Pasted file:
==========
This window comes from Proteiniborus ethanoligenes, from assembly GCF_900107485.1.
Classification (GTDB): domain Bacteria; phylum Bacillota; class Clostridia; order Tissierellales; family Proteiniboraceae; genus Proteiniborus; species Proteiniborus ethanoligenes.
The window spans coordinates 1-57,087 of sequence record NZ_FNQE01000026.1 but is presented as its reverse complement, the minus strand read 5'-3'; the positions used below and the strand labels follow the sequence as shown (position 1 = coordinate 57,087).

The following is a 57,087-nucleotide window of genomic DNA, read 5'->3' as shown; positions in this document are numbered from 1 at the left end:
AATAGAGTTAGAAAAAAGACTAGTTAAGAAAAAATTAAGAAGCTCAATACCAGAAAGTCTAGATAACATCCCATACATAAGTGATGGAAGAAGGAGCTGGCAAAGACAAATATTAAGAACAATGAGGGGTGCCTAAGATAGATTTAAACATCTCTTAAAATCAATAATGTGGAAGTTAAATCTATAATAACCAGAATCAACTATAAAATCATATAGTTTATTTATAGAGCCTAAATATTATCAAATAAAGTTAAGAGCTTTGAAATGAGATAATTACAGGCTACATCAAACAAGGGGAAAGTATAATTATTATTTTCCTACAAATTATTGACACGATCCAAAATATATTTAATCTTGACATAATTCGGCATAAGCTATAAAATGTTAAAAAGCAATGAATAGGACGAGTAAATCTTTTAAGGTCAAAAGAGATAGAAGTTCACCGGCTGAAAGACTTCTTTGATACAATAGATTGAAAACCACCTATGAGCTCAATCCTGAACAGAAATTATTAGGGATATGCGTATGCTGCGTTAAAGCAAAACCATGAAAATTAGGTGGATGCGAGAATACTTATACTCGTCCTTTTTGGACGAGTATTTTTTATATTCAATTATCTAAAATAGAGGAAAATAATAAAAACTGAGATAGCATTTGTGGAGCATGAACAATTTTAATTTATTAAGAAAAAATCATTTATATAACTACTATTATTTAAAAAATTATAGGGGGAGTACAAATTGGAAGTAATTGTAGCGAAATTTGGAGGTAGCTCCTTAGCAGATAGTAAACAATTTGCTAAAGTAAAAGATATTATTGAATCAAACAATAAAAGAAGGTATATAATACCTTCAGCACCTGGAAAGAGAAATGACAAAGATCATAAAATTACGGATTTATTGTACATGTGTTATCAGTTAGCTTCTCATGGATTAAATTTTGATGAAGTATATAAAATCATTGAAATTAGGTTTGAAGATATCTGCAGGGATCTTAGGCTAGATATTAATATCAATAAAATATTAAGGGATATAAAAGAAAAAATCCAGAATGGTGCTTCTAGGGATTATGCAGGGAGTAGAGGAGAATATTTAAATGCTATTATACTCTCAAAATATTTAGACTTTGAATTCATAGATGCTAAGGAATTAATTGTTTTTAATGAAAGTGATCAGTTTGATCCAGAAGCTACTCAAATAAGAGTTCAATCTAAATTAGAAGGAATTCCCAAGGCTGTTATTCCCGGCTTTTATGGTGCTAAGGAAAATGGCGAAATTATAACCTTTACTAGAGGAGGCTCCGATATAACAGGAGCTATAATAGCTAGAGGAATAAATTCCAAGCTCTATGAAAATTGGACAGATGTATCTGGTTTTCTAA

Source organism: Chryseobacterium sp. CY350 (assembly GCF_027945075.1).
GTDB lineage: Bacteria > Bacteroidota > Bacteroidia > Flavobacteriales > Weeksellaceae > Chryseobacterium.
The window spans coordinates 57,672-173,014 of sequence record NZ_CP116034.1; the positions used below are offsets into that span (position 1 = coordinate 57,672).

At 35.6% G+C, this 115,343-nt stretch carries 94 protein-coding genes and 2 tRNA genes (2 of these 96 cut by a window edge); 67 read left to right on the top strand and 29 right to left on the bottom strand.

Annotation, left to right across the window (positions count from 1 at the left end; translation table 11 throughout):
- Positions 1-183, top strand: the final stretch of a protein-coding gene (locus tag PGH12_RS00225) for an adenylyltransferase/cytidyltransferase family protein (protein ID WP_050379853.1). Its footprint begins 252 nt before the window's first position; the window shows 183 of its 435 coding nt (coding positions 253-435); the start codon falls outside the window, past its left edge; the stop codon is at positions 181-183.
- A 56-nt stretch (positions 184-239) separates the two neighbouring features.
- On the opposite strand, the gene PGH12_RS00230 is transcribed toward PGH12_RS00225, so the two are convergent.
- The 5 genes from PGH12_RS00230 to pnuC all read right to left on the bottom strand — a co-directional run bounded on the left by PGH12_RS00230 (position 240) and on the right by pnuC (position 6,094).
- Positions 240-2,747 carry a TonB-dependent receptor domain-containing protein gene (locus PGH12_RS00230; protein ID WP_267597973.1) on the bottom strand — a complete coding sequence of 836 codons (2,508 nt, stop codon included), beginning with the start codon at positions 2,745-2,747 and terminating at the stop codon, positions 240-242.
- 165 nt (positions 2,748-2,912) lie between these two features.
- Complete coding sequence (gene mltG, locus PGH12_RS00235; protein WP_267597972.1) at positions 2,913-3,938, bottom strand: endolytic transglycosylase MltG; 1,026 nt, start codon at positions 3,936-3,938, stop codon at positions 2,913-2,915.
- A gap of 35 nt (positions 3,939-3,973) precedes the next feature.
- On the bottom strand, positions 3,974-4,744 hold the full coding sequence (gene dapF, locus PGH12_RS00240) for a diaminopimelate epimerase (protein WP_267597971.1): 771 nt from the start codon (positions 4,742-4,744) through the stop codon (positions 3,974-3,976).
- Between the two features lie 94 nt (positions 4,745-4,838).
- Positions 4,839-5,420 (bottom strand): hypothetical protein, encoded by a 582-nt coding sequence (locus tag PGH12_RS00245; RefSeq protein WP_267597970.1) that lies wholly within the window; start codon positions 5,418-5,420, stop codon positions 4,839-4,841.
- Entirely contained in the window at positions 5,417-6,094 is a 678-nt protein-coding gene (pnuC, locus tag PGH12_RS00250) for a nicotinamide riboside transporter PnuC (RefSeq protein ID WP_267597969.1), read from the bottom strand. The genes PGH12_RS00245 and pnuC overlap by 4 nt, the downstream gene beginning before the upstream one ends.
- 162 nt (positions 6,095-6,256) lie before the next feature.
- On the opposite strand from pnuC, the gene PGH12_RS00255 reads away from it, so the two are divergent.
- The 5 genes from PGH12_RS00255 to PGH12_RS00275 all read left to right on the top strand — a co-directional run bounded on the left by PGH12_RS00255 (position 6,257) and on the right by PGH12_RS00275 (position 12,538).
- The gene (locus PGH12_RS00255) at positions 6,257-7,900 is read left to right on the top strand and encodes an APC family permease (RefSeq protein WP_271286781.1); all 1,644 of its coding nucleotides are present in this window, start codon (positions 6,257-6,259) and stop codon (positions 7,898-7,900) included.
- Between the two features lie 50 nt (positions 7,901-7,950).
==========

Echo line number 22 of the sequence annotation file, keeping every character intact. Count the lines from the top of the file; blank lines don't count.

- Entirely contained in the window at positions 5,417-6,094 is a 678-nt protein-coding gene (pnuC, locus tag PGH12_RS00250) for a nicotinamide riboside transporter PnuC (RefSeq protein ID WP_267597969.1), read from the bottom strand. The genes PGH12_RS00245 and pnuC overlap by 4 nt, the downstream gene beginning before the upstream one ends.